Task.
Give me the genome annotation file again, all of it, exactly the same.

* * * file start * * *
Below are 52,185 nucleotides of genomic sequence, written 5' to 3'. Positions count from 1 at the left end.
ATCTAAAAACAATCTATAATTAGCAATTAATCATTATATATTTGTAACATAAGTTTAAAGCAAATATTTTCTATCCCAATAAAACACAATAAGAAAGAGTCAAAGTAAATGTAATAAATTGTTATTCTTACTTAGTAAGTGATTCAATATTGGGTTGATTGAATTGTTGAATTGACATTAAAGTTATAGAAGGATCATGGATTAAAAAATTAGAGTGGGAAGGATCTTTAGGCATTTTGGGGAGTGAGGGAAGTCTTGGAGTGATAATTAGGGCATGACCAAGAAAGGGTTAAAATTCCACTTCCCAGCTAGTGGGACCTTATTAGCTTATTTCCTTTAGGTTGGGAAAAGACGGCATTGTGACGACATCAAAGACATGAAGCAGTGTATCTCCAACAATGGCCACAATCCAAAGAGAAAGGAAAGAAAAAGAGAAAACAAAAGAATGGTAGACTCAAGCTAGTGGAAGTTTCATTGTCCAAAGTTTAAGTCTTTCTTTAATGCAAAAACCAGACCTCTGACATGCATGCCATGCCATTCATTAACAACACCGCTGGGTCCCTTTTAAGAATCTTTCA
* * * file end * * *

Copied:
Below are 52,185 nucleotides of genomic sequence, written 5' to 3'. Positions count from 1 at the left end.
ATCTAAAAACAATCTATAATTAGCAATTAATCATTATATATTTGTAACATAAGTTTAAAGCAAATATTTTCTATCCCAATAAAACACAATAAGAAAGAGTCAAAGTAAATGTAATAAATTGTTATTCTTACTTAGTAAGTGATTCAATATTGGGTTGATTGAATTGTTGAATTGACATTAAAGTTATAGAAGGATCATGGATTAAAAAATTAGAGTGGGAAGGATCTTTAGGCATTTTGGGGAGTGAGGGAAGTCTTGGAGTGATAATTAGGGCATGACCAAGAAAGGGTTAAAATTCCACTTCCCAGCTAGTGGGACCTTATTAGCTTATTTCCTTTAGGTTGGGAAAAGACGGCATTGTGACGACATCAAAGACATGAAGCAGTGTATCTCCAACAATGGCCACAATCCAAAGAGAAAGGAAAGAAAAAGAGAAAACAAAAGAATGGTAGACTCAAGCTAGTGGAAGTTTCATTGTCCAAAGTTTAAGTCTTTCTTTAATGCAAAAACCAGACCTCTGACATGCATGCCATGCCATTCATTAACAACACCGCTGGGTCCCTTTTAAGAATCTTTCA